Police evacuated the Christian Theological Arastamar Institute (STT SETIA) which is located in an eastern district of the Indonesian capital after it suffered damages during clashes between Christians and Muslims over the week-end. At least 1,500 students were moved to nearby police headquarters and a local Christian-based political party. The situation remains critical and further violence between opposite factions cannot be ruled out.“The school foundation urged us to intervene to protect people,” said East Jakarta District Police Chief Senior Superintendent. “For this reason we moved everyone out.”
Last night hundreds of residents from the village of Kampung Pulo had taken up arms threatening to storm the school after being instigated by an imam at a local mosque who claimed that a bunch of Christian gangsters were coming to “protect” the school after it was attacked on Saturday by a Muslim mob, causing damage to the building and hurting hundreds.
In an attempt to solve the problem East Jakarta District Chief Murdani held a close door meeting with the warring parties to discuss the issue. At the same time though, he said that police would conduct a thorough investigation and check if the school’s legal status was in order and that it respected all building regulations. In case of violations he would issue orders to demolish the unlawful structures.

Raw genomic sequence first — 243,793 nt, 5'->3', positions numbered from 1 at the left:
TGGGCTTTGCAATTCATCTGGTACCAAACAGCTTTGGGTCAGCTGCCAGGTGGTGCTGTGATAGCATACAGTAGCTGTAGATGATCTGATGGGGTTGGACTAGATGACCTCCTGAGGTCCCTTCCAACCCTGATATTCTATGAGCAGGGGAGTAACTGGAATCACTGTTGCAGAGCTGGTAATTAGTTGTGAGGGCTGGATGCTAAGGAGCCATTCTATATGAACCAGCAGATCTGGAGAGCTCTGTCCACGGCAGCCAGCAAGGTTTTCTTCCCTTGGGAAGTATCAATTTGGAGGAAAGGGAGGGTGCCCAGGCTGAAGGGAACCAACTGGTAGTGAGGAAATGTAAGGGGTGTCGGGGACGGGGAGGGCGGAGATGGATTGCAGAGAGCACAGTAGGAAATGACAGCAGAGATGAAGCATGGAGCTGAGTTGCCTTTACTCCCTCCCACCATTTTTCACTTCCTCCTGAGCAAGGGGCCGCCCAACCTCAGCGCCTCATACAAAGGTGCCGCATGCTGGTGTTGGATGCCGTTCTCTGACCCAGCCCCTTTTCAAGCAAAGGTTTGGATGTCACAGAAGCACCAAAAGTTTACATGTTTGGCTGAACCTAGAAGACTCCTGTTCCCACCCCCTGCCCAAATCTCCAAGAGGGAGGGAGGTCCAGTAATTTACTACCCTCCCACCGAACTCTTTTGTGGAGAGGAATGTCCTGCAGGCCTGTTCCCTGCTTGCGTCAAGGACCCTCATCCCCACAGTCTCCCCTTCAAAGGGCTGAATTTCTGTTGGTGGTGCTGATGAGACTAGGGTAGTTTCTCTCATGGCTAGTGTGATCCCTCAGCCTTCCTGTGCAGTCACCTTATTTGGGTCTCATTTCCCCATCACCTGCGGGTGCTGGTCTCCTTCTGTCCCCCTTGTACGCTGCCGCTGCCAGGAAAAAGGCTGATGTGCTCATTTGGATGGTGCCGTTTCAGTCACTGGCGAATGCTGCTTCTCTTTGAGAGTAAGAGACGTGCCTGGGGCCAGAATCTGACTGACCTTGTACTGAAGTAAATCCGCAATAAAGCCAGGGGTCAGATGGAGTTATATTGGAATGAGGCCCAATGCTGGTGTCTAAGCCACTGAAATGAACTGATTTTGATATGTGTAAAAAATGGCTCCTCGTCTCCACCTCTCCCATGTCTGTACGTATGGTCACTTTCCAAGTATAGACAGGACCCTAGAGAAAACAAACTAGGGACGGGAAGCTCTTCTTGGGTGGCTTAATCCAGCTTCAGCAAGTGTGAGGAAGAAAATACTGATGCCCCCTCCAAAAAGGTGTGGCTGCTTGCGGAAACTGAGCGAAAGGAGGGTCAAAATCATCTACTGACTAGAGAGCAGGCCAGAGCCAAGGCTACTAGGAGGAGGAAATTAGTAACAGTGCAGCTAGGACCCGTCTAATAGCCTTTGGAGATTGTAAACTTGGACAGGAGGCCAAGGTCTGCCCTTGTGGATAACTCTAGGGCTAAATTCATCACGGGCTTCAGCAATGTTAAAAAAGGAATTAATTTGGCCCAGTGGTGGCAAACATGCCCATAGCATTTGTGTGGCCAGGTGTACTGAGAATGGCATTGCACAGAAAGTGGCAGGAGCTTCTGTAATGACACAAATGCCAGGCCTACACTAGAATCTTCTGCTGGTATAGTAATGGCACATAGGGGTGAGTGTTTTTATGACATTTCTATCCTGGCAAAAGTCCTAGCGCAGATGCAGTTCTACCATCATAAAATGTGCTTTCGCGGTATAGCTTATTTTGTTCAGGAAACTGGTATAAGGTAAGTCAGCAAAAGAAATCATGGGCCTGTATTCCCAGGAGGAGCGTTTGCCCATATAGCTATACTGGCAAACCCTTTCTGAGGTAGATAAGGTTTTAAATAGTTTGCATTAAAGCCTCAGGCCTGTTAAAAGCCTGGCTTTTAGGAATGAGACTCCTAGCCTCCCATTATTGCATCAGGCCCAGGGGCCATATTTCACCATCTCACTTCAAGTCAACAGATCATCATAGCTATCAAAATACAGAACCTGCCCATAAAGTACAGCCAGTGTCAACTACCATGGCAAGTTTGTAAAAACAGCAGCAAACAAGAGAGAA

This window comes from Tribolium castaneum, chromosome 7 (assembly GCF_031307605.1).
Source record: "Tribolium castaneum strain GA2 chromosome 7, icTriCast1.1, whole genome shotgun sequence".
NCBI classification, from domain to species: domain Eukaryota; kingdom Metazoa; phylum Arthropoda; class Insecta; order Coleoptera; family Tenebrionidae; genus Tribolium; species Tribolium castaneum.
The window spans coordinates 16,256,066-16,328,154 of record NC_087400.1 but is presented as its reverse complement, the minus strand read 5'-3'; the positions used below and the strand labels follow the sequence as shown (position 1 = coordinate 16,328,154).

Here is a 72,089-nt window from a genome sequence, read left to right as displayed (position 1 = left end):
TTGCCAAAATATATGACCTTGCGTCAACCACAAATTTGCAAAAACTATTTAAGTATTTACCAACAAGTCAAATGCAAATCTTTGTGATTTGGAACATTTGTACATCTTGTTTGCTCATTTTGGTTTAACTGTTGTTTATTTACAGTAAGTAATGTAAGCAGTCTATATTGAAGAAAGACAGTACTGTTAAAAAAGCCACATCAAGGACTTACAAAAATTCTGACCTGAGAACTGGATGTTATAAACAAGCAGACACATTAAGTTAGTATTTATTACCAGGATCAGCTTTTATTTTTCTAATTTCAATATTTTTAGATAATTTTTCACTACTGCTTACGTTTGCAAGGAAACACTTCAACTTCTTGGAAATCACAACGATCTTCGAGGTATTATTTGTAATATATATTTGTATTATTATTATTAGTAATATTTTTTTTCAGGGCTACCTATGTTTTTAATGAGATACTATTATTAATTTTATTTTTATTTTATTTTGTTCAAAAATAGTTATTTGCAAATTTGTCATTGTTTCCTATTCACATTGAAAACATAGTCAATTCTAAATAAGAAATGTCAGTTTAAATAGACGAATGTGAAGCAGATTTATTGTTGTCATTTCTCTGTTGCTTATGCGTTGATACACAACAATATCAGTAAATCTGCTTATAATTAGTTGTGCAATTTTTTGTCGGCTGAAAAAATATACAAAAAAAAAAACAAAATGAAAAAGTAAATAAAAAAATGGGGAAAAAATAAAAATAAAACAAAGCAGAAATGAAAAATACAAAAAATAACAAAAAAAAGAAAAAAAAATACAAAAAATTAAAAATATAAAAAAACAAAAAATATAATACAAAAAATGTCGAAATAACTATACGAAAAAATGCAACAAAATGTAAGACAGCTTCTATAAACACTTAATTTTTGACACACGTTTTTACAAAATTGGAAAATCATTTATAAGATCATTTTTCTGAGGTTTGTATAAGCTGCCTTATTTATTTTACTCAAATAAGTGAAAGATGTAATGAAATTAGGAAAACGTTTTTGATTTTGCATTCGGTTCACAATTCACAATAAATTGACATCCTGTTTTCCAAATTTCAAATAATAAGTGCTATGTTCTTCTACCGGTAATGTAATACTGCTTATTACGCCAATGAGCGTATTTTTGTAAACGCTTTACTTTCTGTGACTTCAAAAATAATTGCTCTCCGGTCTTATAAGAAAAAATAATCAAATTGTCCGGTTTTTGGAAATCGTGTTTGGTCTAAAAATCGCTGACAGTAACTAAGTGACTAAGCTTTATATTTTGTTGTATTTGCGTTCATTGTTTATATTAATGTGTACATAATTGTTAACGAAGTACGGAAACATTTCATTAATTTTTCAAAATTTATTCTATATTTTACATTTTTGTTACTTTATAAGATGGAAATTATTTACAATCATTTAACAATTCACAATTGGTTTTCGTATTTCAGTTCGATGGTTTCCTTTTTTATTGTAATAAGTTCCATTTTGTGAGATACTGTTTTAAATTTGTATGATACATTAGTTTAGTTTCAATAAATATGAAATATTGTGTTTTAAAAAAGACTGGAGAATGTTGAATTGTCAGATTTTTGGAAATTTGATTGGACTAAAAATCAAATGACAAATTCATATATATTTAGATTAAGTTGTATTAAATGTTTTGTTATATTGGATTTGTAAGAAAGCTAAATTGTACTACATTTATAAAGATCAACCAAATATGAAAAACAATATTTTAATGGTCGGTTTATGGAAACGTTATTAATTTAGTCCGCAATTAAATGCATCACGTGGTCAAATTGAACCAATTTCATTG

At present hundreds of agents are guarding the school and have orders to stop any act of violence and disarm people.
The Arastamar High School for Theology and Biblical Studies, locally known as STT SETIA, was established by Rev Mathew Mangentang in 1987.
The SST SETIA has more than 29 branches school across the country. In Jakarta alone it has thousands of students, including 265 who were injured in latest clashes.
Tensions between Christians and Muslims flared up on Saturday following rumours that a SETIA student had stolen a motorcycle that belonged to a Muslim from a neighbouring village.
Senny Manafe, a spokesperson for the school, rejected the accusation, claiming instead that the attacks were triggered by a trivial incident. In an attempt to chase a mouse in the street, a student threw a slipper against a house owned by a local Muslim. Outraged by the deed, the latter kicked and punched the student as people gathered drawn by the rumour that a Christian student had tried to steal the Muslim’s motorbike.
“Many students suffered various injuries to the head. Others were burnt by Molotov cocktails,” Manafe said.
The violence and charges against SETIA are the work of Risman Hadi, chairman of Muslim Brotherhood Forum of Kampung Pulo Village, who in the past opposed the opening and continued existence of the Christian institute.
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